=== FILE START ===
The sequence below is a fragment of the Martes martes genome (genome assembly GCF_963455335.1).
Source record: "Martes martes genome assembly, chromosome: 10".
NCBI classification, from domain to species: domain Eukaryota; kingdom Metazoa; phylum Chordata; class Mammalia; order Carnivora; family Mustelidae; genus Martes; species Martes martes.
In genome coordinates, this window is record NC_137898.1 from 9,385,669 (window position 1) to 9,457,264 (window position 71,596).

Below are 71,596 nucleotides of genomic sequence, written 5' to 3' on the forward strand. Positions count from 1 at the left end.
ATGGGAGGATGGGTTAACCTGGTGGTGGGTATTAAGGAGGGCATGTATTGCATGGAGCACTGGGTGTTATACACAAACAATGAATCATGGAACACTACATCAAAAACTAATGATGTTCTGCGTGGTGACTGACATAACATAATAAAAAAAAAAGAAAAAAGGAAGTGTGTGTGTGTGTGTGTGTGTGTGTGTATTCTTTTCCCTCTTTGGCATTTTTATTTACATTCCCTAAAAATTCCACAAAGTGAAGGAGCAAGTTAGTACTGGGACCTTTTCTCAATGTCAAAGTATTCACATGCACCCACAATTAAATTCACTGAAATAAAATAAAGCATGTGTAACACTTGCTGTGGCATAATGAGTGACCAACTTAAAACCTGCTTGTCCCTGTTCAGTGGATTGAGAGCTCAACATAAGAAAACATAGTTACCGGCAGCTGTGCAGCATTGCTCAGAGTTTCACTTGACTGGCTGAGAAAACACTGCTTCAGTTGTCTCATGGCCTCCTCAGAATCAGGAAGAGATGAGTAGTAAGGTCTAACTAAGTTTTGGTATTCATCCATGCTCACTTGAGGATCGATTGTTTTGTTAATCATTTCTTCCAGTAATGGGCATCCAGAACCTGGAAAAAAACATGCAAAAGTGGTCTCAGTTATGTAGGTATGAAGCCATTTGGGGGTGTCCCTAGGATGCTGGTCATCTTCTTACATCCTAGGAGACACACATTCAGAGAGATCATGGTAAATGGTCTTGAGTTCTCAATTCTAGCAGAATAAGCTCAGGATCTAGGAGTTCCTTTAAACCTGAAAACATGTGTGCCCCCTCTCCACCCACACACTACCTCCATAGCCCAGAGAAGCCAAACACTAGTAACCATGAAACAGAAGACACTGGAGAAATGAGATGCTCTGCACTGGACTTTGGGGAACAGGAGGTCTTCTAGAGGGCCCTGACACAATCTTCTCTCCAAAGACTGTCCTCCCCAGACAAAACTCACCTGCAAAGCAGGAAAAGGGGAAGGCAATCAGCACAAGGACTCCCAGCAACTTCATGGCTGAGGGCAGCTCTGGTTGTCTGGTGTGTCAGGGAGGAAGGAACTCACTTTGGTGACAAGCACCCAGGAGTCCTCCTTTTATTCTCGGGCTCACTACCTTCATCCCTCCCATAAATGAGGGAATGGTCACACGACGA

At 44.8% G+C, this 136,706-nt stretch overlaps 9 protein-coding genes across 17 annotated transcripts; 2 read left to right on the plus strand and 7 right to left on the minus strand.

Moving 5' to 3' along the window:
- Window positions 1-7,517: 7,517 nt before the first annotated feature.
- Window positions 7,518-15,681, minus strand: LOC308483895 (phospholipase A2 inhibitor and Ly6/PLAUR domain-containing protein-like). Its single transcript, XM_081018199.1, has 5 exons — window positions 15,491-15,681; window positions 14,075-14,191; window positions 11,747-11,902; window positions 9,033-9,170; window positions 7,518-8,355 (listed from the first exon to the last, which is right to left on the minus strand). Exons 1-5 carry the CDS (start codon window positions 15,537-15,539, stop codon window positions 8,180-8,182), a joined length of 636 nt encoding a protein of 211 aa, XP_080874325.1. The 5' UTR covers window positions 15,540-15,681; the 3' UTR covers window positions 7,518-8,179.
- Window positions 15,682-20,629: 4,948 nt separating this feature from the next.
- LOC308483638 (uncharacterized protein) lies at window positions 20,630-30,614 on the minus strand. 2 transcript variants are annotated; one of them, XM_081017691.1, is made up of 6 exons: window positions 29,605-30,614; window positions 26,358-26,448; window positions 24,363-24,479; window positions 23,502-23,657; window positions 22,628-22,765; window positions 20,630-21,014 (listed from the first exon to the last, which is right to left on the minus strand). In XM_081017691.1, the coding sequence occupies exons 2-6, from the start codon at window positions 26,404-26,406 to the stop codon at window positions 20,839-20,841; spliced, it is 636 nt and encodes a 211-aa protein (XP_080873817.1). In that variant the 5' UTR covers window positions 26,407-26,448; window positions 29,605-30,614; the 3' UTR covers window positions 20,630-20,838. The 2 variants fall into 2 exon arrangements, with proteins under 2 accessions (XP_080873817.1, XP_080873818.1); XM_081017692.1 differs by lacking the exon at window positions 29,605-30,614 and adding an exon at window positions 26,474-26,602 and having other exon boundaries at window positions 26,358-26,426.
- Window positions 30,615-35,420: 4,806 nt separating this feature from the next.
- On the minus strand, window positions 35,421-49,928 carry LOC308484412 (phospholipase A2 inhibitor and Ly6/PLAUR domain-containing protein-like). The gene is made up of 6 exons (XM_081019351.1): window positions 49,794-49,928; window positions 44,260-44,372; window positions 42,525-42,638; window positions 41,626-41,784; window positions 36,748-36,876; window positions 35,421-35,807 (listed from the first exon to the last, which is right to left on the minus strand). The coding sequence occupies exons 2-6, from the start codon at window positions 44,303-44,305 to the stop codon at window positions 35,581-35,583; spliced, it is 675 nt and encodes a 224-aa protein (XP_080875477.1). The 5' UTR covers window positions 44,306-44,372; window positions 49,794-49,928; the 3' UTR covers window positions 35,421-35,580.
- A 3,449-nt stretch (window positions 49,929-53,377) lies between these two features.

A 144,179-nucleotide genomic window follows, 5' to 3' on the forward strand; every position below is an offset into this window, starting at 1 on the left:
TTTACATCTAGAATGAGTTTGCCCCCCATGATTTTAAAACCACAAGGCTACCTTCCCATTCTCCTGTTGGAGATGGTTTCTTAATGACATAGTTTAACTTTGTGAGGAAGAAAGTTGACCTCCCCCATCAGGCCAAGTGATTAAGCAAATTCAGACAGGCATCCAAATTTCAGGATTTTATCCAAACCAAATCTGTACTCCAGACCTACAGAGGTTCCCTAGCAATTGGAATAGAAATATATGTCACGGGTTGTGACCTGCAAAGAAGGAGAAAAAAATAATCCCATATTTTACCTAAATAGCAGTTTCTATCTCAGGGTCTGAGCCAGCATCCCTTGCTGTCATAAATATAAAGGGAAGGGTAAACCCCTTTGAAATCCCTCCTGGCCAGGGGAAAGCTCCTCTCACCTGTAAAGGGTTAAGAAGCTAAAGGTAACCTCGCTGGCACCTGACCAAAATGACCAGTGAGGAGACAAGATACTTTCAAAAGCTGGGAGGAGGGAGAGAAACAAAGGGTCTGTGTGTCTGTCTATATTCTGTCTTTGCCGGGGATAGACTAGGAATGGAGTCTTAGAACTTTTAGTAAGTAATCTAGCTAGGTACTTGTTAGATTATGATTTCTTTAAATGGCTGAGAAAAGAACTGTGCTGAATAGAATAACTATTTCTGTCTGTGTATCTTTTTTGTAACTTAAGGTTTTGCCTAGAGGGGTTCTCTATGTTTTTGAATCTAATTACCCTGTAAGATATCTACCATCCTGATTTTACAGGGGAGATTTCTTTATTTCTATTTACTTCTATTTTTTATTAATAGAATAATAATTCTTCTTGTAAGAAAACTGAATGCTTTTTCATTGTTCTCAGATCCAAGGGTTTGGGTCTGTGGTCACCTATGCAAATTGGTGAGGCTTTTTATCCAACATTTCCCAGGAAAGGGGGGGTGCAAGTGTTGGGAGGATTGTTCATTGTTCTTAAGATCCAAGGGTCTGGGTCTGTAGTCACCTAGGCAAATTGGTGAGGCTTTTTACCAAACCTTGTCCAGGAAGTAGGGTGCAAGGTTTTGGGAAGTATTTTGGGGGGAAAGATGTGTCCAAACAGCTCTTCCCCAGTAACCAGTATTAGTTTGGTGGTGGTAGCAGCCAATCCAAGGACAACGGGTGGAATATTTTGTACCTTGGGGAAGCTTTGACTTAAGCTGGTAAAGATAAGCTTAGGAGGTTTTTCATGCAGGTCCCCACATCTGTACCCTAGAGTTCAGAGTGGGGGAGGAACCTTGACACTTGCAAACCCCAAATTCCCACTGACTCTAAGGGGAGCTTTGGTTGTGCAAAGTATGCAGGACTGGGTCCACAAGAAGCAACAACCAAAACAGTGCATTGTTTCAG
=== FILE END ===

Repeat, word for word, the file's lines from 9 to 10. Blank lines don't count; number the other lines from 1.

- Window positions 1-7,517: 7,517 nt before the first annotated feature.
- Window positions 7,518-15,681, minus strand: LOC308483895 (phospholipase A2 inhibitor and Ly6/PLAUR domain-containing protein-like). Its single transcript, XM_081018199.1, has 5 exons — window positions 15,491-15,681; window positions 14,075-14,191; window positions 11,747-11,902; window positions 9,033-9,170; window positions 7,518-8,355 (listed from the first exon to the last, which is right to left on the minus strand). Exons 1-5 carry the CDS (start codon window positions 15,537-15,539, stop codon window positions 8,180-8,182), a joined length of 636 nt encoding a protein of 211 aa, XP_080874325.1. The 5' UTR covers window positions 15,540-15,681; the 3' UTR covers window positions 7,518-8,179.